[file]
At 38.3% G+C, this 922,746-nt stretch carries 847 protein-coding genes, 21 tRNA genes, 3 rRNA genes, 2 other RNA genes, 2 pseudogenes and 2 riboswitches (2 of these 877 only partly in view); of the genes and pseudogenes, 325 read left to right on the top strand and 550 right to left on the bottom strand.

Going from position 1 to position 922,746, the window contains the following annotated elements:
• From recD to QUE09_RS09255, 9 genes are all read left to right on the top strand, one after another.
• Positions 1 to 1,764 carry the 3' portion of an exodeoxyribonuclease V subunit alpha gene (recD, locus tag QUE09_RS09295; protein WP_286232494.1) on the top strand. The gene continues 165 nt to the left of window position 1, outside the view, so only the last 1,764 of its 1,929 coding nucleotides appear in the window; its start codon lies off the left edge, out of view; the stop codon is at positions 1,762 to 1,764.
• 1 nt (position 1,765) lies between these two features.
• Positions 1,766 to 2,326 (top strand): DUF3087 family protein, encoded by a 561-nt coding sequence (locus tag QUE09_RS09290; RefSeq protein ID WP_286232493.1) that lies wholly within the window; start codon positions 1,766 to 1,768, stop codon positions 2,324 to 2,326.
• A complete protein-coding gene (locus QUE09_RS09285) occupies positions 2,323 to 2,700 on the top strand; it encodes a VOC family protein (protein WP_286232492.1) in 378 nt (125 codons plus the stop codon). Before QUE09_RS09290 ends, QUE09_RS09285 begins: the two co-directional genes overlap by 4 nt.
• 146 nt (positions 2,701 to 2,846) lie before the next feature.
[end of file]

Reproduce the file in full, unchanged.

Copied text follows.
At 38.3% G+C, this 922,746-nt stretch carries 847 protein-coding genes, 21 tRNA genes, 3 rRNA genes, 2 other RNA genes, 2 pseudogenes and 2 riboswitches (2 of these 877 only partly in view); of the genes and pseudogenes, 325 read left to right on the top strand and 550 right to left on the bottom strand.

Going from position 1 to position 922,746, the window contains the following annotated elements:
• From recD to QUE09_RS09255, 9 genes are all read left to right on the top strand, one after another.
• Positions 1 to 1,764 carry the 3' portion of an exodeoxyribonuclease V subunit alpha gene (recD, locus tag QUE09_RS09295; protein WP_286232494.1) on the top strand. The gene continues 165 nt to the left of window position 1, outside the view, so only the last 1,764 of its 1,929 coding nucleotides appear in the window; its start codon lies off the left edge, out of view; the stop codon is at positions 1,762 to 1,764.
• 1 nt (position 1,765) lies between these two features.
• Positions 1,766 to 2,326 (top strand): DUF3087 family protein, encoded by a 561-nt coding sequence (locus tag QUE09_RS09290; RefSeq protein ID WP_286232493.1) that lies wholly within the window; start codon positions 1,766 to 1,768, stop codon positions 2,324 to 2,326.
• A complete protein-coding gene (locus QUE09_RS09285) occupies positions 2,323 to 2,700 on the top strand; it encodes a VOC family protein (protein WP_286232492.1) in 378 nt (125 codons plus the stop codon). Before QUE09_RS09290 ends, QUE09_RS09285 begins: the two co-directional genes overlap by 4 nt.
• 146 nt (positions 2,701 to 2,846) lie before the next feature.